August 27, 2007

In over three decades of a vagabond life, I”€™ve had the good fortune to know some colorful atheists. The most memorable encounter, however, took place during a lunch in Lithuania. I had recently graduated from a small liberal arts college and, unable to find gainful employment in my native United States, flew to Eastern Europe to earn my daily bread as an English teacher. Thanks to some connections established through my alma mater’s Lithuanian librarian, I learned of some teaching positions in Klaipeda, a small Lithuanian port city that hugs the southern coast of the Baltic, and whose chief claim to geopolitical fame is a passing mention in the old German anthem “€œDeutschland Über Alles.”€ Now, Klaipeda hosts a fair number of expatriates, not only from North America but also from Scandinavian lands, and my most promising interview was with an oil company executive from Norway. Bjørn was managing a Swedish-Lithuanian joint venture oil project, and for some reason, felt it necessary to have the Lithuanian side of management learn conversational English. Bjørn’s need for an English teacher, and my aching need for funds, brought us together for our fateful interview at a Klaipeda cafe.

Everything about that lunch was pleasant, and yet pale. The café’s cream yellow walls were pleasant but pale, and so were the low-hanging Northern sun, the chilled and unsalted herring, the tepid tea in our little cups, and Bjørn’s own atheism. I had always associated atheism with passion”€”red-eyed anarchists swearing “€œNo God, no master;”€ Milton’s tragically majestic satanic rebels, Prometheus”€™ daring theft of Olympian fire, and Nietzsche’s hypnotic dirges lamenting the death of the Judeo-Christian God. Bjørn’s atheism, however, had no suggestions or intimations of a soul-unnerving Göttersdämerrung. One could find more Wagner in a poached egg. Instead, atheism weighed lightly on Bjørn’s shoulders. God was not dead, but simply nonexistent. The daily rounds of life, the ordinary structure of a pleasant and bland existence, continued peacefully even in the absence of a God, heaven or hell. After finishing my herring and tea, I concluded that atheism was not a homogenous thing. There are great varieties of atheism, differing not just in intellectual content, but also in terms of feeling and emotional depth.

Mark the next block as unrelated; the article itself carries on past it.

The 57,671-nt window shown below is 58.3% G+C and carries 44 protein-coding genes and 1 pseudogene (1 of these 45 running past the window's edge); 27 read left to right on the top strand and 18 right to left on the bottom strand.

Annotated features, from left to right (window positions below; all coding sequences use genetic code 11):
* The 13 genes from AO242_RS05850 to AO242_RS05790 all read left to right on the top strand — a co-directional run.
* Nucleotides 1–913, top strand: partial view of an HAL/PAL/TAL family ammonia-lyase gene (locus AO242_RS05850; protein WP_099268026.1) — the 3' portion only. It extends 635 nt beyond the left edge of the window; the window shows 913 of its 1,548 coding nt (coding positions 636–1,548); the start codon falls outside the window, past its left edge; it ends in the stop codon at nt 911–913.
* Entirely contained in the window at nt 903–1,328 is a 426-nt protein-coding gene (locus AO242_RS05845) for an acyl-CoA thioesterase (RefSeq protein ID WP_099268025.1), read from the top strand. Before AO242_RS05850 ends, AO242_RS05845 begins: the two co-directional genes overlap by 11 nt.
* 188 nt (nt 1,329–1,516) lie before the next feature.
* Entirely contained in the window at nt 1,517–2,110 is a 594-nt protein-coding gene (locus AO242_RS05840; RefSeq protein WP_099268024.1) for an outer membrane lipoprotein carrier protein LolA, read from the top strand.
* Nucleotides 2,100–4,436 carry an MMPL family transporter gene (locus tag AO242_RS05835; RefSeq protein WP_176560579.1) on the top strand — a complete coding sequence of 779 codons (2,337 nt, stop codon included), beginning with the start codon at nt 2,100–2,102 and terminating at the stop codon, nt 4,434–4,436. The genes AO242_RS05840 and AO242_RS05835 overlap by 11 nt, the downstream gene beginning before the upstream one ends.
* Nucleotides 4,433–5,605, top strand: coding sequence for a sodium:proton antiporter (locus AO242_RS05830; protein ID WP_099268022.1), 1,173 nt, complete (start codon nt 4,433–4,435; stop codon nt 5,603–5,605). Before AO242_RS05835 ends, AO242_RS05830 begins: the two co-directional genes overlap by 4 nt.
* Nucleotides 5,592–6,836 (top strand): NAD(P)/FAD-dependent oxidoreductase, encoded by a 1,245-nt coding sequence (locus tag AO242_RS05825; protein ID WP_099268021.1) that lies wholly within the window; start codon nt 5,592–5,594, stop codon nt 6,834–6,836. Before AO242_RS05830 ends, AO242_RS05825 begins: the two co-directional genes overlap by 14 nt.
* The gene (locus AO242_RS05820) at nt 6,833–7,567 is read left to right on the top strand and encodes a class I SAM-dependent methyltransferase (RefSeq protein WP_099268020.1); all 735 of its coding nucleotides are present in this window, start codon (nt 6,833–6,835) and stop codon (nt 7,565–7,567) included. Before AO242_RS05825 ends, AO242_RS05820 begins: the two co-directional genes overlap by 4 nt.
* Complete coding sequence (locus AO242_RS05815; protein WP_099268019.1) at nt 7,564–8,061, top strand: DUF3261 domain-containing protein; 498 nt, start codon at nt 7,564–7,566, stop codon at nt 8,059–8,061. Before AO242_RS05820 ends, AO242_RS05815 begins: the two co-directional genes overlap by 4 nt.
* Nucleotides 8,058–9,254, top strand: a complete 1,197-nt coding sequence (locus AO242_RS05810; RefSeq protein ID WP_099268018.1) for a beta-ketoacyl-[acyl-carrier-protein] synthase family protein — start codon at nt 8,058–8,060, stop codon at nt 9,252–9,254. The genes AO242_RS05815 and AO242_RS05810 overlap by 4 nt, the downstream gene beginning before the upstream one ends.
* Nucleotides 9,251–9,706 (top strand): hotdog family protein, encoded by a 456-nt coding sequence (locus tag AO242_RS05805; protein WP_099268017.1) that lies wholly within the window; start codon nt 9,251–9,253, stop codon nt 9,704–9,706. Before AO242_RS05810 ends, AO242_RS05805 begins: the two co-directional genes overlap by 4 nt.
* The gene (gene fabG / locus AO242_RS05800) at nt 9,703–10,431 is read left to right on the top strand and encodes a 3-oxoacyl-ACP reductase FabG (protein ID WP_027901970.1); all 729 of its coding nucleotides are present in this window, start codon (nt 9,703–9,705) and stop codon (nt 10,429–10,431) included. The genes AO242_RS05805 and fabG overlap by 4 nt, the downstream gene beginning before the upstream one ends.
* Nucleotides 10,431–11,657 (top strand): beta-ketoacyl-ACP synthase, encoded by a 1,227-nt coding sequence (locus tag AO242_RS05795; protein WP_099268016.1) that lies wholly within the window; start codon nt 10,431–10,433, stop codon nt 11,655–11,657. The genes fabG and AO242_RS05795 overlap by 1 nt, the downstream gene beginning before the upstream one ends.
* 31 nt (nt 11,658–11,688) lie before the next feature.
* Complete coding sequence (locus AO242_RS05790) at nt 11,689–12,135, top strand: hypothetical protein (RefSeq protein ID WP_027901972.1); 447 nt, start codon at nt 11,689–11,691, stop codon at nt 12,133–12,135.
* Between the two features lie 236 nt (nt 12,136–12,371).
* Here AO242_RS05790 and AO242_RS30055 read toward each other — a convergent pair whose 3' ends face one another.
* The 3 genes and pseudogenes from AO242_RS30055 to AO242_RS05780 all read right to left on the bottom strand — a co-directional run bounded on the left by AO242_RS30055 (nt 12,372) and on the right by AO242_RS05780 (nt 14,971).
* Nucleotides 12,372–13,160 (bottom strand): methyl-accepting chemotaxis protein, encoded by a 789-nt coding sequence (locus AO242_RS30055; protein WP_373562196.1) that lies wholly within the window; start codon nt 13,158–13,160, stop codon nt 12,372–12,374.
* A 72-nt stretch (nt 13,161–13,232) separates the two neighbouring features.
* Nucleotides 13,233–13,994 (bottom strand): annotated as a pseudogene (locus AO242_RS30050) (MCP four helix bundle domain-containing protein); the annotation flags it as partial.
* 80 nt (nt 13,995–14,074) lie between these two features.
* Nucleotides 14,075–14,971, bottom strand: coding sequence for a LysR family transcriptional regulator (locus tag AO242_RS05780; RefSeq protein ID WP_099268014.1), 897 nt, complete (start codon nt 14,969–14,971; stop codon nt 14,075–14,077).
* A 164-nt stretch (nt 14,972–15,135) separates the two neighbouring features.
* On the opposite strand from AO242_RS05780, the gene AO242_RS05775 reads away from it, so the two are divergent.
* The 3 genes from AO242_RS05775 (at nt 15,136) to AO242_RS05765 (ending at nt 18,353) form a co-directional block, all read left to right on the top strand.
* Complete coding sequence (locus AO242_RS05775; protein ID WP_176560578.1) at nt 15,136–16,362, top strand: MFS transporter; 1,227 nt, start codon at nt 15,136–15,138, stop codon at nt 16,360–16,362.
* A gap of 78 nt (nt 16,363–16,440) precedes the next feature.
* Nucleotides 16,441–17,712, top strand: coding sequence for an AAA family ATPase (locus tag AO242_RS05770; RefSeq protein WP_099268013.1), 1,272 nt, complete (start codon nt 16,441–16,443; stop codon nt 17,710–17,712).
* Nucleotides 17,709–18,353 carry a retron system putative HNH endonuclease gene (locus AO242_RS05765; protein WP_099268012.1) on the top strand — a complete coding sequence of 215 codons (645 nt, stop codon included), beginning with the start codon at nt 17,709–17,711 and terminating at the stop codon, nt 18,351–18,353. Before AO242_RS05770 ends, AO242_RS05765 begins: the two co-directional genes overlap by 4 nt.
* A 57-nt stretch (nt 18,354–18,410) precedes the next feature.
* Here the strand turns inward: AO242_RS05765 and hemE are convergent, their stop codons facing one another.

My memories of my lunch with Bjørn recently came to life again in the wake of a recent publishing buzz. Books attacking religion, faith and theism have become hot bestsellers. In particular, there is a troika of books that currently dominate the atheism publishing boom: Christopher Hitchens”€™ God Is Not Great, Sam Harris”€™ The End of Faith, and Richard Dawkins”€™ The God Delusion. Together, these three books make a formidable frontal assault on religious faith, particularly its Christian and Islamic varieties. They have different styles and emphases”€”Dawkins, an evolutionary biologist, stresses scientific topics, whereas Hitchens the journalist draws on his experience in reporting on religiously colored war zones such as Lebanon and Afghanistan. What they all have in common is an unrelenting hostility to religious faith as such. Faith is not just wrong or irrational. It is a positive evil, like drunk driving, diabetes or racism. There have been plenty of atheistic and anti-religious writers over the past two hundred years, but it is hard to think of any other period since the Enlightenment when such a concerted attack on the entirety of religion has made such an impact on the popular book market. What is it about our time that makes these books so appealing? Why do they resonate with a substantial portion of the reading public?